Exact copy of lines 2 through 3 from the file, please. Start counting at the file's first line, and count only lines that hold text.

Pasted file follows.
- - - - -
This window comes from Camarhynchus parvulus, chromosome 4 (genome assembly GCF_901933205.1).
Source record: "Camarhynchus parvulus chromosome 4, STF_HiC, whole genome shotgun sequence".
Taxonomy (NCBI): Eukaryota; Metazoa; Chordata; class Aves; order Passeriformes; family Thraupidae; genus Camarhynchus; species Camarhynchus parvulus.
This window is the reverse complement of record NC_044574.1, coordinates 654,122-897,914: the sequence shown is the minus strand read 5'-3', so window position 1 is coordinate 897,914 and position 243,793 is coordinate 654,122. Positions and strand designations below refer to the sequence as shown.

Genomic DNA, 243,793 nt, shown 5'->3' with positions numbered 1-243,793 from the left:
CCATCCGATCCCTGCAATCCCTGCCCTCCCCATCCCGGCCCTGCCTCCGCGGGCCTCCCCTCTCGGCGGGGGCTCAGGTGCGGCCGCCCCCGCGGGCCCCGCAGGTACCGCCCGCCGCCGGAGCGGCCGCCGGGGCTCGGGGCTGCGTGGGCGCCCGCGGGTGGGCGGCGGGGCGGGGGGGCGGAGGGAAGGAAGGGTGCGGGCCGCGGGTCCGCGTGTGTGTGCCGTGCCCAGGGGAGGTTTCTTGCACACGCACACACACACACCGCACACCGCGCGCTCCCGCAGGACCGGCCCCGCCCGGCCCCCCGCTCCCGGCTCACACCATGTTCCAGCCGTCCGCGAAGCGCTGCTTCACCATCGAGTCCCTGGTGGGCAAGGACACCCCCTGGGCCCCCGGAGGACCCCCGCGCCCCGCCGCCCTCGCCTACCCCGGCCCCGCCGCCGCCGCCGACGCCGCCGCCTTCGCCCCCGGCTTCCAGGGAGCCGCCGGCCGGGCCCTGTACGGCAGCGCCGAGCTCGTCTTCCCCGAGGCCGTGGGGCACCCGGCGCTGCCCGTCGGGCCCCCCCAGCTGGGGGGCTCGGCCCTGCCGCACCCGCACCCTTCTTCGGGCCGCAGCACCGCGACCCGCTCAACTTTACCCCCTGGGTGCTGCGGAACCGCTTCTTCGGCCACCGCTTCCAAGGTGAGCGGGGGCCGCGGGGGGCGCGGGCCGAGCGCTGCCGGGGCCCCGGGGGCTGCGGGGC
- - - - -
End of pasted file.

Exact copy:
Source record: "Camarhynchus parvulus chromosome 4, STF_HiC, whole genome shotgun sequence".
Taxonomy (NCBI): Eukaryota; Metazoa; Chordata; class Aves; order Passeriformes; family Thraupidae; genus Camarhynchus; species Camarhynchus parvulus.